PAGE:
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Posted by on Nov 11, 2009 in At TMV, Politics | 3 comments

The Scozzafava Meme

In all the stories about former GOP candidate Dede Scozzafava and why she pulled out the race, there has developed a certain meme as to why she did not win in a three way race: she was a bad candidate.

In more than a few blog posts not only from her detractors, but from those who say they want a more expanded GOP, this meme has stuck and it even has an image, one of Scozzafava going to campaign in front of conservative challenger Doug Hoffman’s headquarters surrounded by Hoffman supporters. For many this is proof positive that Scozzafava was a dunce, a weakling, an all around inferior candidate.

I tend to think most of this is about blaming the victim. Scozzafava might not have an expert political tactician, but it is quite another to blame the outcome of the election in NY-23 as her fault. To make such a charge and ignore what was going on around her is to engage in political blindness.

In a post at the Moderate Voice, guest blogger Jon Wells, writes a whole post based on the Scozzafava Meme. It’s an interesting post. Too bad that it’s not based in reality.

The Scozzafava Meme is made up of many different stories that need to be corrected. I will go through them one by one.

Scozzafava was chosen by a machine. Jon Wells states that Scozzafava was basically chosen by machine politics since she was not chosen by a primary. One might imagine Scozzafava in a smoky room in Upstate New York as the party bosses annointed her the leader. But as Andrew Pavelyev noted, Scozzafava was picked through a fair process, not by some backroom deal. It might not been the way that some conservative activists wanted, which would have been through a primary, but it still on the up and up.

Scozzafava was a liberal. This meme has been impossible to get rid of despite the fact that bloggers have shown that Scozzafava was a classic Republican. Detailed posts by the liberal Albany Project as well my own analysis did not find the liberal that Wells and others seemed to think existed.

So, why do people still insist on call Scozzafava a “radical leftist” as Michelle Malkin did? There are many reasons, but I think two stand out: gay marriage and abortion rights. Scozzafava supported both and to some conservatives, that’s grounds for expulsion from the GOP, even if the rest of the record is conservative. Doug Hoffman was considered the “true conservative” since he opposed both issues.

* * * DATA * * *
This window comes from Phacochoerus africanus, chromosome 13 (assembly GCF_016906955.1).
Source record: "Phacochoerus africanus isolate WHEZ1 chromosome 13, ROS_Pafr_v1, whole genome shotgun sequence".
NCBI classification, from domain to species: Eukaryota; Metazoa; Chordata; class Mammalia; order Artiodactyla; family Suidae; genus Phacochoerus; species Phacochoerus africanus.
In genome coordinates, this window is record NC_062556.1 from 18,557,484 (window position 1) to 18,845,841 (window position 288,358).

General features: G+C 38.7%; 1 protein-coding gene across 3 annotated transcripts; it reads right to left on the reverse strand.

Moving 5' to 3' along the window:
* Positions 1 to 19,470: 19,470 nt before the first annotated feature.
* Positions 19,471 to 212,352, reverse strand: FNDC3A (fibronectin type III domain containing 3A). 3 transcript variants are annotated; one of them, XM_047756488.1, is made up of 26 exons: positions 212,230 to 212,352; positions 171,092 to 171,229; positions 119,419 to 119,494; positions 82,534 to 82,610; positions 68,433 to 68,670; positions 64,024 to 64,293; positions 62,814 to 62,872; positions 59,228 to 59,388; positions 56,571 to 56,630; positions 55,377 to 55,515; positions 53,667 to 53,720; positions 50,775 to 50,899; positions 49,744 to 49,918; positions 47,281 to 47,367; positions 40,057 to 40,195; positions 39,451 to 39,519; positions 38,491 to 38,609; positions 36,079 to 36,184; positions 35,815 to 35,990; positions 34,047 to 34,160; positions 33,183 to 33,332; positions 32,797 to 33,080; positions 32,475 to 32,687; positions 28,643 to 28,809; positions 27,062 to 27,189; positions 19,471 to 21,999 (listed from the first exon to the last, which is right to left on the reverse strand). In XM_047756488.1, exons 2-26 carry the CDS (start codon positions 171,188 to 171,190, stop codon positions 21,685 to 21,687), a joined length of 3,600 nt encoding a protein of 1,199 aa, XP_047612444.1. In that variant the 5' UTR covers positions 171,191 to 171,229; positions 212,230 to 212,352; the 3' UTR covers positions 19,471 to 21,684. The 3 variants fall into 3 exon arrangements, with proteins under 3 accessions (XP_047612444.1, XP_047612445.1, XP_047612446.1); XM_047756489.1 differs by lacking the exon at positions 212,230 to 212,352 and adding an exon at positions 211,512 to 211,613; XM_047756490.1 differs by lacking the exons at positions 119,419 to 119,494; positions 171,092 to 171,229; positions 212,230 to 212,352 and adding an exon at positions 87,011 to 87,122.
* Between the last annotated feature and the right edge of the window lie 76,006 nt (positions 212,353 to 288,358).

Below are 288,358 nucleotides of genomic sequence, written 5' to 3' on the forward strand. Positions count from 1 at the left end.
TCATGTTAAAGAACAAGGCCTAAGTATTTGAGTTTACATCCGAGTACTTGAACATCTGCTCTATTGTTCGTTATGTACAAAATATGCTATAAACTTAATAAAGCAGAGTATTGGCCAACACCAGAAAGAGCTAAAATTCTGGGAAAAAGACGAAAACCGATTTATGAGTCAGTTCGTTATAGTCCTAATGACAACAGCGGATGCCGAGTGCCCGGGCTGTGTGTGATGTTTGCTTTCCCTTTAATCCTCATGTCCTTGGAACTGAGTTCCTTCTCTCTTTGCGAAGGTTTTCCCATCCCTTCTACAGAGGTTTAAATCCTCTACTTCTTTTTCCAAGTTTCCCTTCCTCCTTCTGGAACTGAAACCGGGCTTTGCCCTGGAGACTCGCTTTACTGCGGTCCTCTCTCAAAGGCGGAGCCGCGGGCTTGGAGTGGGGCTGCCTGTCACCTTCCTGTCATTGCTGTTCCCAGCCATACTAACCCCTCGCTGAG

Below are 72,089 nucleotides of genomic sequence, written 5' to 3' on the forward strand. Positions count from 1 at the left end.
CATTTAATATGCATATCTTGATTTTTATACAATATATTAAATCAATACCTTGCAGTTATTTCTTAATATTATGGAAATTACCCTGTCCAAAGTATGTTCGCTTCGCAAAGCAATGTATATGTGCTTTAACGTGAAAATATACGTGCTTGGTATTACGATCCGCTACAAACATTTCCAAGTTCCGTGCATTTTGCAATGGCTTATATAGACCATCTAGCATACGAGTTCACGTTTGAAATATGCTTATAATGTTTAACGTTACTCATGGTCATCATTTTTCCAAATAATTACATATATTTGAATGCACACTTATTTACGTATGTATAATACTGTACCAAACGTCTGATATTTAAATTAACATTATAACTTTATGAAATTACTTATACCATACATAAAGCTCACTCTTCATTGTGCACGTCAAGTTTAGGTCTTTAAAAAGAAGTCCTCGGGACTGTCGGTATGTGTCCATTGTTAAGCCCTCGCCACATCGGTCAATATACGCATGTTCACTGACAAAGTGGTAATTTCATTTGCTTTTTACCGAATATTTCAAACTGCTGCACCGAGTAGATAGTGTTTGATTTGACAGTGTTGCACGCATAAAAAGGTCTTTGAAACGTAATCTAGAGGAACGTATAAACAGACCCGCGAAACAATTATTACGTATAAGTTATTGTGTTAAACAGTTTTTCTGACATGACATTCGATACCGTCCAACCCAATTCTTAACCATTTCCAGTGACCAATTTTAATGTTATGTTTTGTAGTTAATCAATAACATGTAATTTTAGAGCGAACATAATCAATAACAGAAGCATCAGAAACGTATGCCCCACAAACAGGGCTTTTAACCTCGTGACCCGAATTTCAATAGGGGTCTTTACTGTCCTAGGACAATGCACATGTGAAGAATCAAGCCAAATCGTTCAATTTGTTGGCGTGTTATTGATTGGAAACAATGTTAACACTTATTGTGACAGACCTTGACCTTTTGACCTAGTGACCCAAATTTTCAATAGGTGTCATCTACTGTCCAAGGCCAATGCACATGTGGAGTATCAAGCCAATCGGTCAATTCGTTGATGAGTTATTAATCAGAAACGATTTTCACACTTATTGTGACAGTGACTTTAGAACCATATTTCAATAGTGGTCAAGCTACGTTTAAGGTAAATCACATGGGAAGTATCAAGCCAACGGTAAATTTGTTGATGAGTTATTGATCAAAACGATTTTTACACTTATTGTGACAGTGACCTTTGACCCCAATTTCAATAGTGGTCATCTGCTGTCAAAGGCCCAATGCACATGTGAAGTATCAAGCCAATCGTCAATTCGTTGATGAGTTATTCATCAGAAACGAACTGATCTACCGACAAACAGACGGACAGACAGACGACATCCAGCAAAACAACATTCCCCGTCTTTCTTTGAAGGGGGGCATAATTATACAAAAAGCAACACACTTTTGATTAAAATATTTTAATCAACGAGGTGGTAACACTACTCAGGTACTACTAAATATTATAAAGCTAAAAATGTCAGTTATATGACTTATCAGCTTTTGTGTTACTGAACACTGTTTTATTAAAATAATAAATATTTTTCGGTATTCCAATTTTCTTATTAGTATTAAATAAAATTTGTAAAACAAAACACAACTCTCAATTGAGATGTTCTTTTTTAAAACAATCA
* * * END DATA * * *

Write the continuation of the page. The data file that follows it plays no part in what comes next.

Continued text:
Sagging poll numbers forced Scozzafava out. This is somewhat true, but only if you ignore the relentless campaign by groups like the Club for Growth to support Hoffman and thus divide the conservative vote. Early polling showed Scozzafava in the lead, but as the attacks wore on and as Hoffman gained more support, then Scozzafava lost out.

If only they picked Hoffman from the get-go, he would have won. I think you have to be on another planet to believe this one. As Pavelyev notes, Hoffman might have been the conservative darling, but he knew nothing about issues affecting the 23rd District. Does anyone really believe that someone who didn’t bother to care about the the area he was going to represent was going win? Does anyone think that a district that voted for Obama in 2008 was going to vote for a conservative Republican?

We Think Moderates Have a Place in the Party. Wells, like some other writers wants to make the case that they really do like moderates, really. They just don’t want “watered-down” versions of a Democrat, that’s all.

Basically, that’s a sweet little lie. It’s a nice way of not seeing yourself as the narrow-minded person that you are.

Of course, they don’t like moderates. They don’t like someone that doesn’t fit the far right mold. As I’ve stated before Scozzafava’s record was not Democratic-lite. But since she had positions that they see as “liberal,” she was not a true Republican.

Many have said that Scozzafava should quite whining since politics is a rough sport. Yes politics is rough and it isn’t for the weak or squemish. That said, it doesn’t obscure the fact that she was done in by people like the Club for Growth. They played their game quite deftly, and were able to leave little fingerprints. They were able to make it look like Scozzafava was an inept fool. It was a game well played and one moderates should remember.

Wells told a good story, but it was just that…a story.

Crossposted at Republicans United

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